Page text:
Preaching Christ: as the essence of God’s Revelation

Every preacher knows – at least in some sense – that we are called to ‘preach Christ’ as we expound the Scriptures. We heard it in our homiletics classes in Seminary and we’ve been challenged about it in the numerous seminars, conferences and workshops on preaching we attend in the course of our ministry. But what does it mean and how are we to go about ‘preaching Christ’ in a way that neither does violence to the text, nor comes across to our hearers as contrived and artificial? Over the next series of posts I thought it might be useful to explore this important issue from a number of different angles, beginning in this article with some reflection on Christ as the essence of God’s self-disclosure in Holy Scripture.

The fourth Gospel begins with the words, ‘In the beginning was the Word, and the Word was with God, and the Word was God. He was with God in the beginning’ (Jn 1.1-2). John uses the Greek word Logos to refer to Jesus as the Christ. It was a deliberate choice in that this word had unique currency in the world of his day. In the Greek and Roman world of that time, influenced as it was by Greek philosophy, it was a word that spoke of knowledge and understanding – getting to the heart of our place in the universe and the reason for our existence. However, it was a word that also resonated with the Jewish quest for understanding and making sense of the world, life and everything. It features prominently in the writings of the 1st Century Jewish philosopher, Philo.

In his recent commentary on John’s Gospel, Frederick Dale Bruner explains the Evangelist’s choice of word at this point in terms of how God has chosen to ‘talk’ through Christ as his incarnate Son in a unique and ultimate way. He points to the fact that just as human words (which are audible) are intended to make known human thoughts (which are inaudible), so it is with God and the way he has made himself known through the Lord Jesus.

The writer of Hebrews echoes this point in an even more definitive way in the opening lines of this letter. He says,

In the past God spoke to our forefathers through the prophets at many times and in various ways, but in these last days he has spoken to us by his Son, whom he appointed heir of all things, and through whom he made the universe. The Son is the radiance of God’s glory and the exact representation of his being, sustaining all things by his powerful word. After he had provided purification for sins, he sat down at the right hand of the Majesty in heaven. (He 1.1-3)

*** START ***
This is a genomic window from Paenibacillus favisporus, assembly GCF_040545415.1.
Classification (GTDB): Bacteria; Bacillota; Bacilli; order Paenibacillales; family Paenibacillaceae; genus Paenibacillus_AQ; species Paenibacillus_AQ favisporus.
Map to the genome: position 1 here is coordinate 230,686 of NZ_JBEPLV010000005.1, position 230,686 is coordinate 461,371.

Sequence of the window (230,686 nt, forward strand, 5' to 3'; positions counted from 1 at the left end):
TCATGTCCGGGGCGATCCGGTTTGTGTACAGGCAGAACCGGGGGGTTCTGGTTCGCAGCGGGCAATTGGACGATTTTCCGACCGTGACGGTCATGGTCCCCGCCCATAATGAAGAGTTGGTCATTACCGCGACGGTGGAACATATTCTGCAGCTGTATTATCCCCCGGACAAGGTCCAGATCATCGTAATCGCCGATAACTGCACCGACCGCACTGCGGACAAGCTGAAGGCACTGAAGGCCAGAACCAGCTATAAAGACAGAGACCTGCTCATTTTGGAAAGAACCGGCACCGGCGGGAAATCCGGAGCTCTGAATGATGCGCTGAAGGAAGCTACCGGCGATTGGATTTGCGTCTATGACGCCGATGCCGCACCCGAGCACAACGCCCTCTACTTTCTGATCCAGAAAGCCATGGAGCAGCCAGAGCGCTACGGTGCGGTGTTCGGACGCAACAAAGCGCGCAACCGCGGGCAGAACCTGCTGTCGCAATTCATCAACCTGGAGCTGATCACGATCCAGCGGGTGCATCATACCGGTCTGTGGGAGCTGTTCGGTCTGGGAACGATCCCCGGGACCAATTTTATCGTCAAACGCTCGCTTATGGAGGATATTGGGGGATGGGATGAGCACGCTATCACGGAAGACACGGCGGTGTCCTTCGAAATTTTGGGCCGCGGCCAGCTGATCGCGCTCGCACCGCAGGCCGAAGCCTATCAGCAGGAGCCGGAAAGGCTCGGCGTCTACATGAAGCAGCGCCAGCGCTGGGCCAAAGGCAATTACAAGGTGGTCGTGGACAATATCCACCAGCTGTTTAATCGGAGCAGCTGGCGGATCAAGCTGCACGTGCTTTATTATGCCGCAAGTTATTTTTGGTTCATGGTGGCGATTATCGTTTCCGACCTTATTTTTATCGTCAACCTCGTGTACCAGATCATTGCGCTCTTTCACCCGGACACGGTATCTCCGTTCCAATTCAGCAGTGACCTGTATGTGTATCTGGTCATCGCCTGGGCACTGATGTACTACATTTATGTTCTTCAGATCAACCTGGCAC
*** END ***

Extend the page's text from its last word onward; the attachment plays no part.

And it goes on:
The idea of the ‘Word’ who is God, used by John, is replaced by the God who ‘has spoken to us by his Son’ in ‘these last days’ in Hebrews. Given the context of this statement in Hebrews, against the backdrop of the ‘many times’ and ‘various ways’ in which God has made himself known in the past, there is an ultimacy about the way in which his entire self-revelation crystallises in his incarnate Son. Just as ‘in [Christ] all the fullness of the Deity lives in bodily form’ (Col 2.9) so the fullness of the revelation of God – as encompassed in the entirety of Scripture – makes Christ known.

Clearly this brings us into the realm of the mystery and majesty of who and what God is and how he can be known; but it brings home to us the wonderful fact that God has accommodated himself to us through his incarnate Son in a way that speaks to us within the limitations of our human minds. As Calvin so helpfully expressed it, ‘As a nursing mother lisps to the child in her arms’, so God has done the same in the way he makes himself known to humanity through his word.

Jesus himself puts his finger on what this means through what he says to his disciples: ‘Anyone who has seen me has seen the Father’ (Jn 14.9). So, since almost two thirds of the Bible predates the incarnation of Christ; but contains the greater part of God’s self-revelation in all its parts, Christ in effect is saying, ‘If you want to see more clearly what the Father has been revealing throughout the Old Testament, look at me!’ He is quite literally the embodiment of all that God is.

How does this help us to understand what it means to ‘preach Christ’ as we open up the Scriptures from the pulpit? – By keeping in mind that the Scriptures in their totality are simultaneously ‘God’s Word’ and ‘the Word of Christ’, the revelation of God and of his promised Saviour. It is impossible to separate Christ from his Word at any point – even in the dark parts of the Bible, like the book of Judges. So in our preparation of any given text, we will always have the question in the back of our mind, ‘How does this relate to and reveal Christ?’

The answer to that question can never be mechanical or formulaic, any more than the way we leave traces of ourselves everywhere we go and in all that we do. Just as someone with an eye for fine art can look at a painting and say, ‘That’s a Rembrandt, or a Van Gogh’, because they have come to ‘know’ the artist; so, the more we grow in our knowledge and love of Christ, the more we will ‘see’ him in every part of Scripture. Our hermeneutical sensitivities become increasingly fine-tuned by knowing him more fully.

Mark Johnston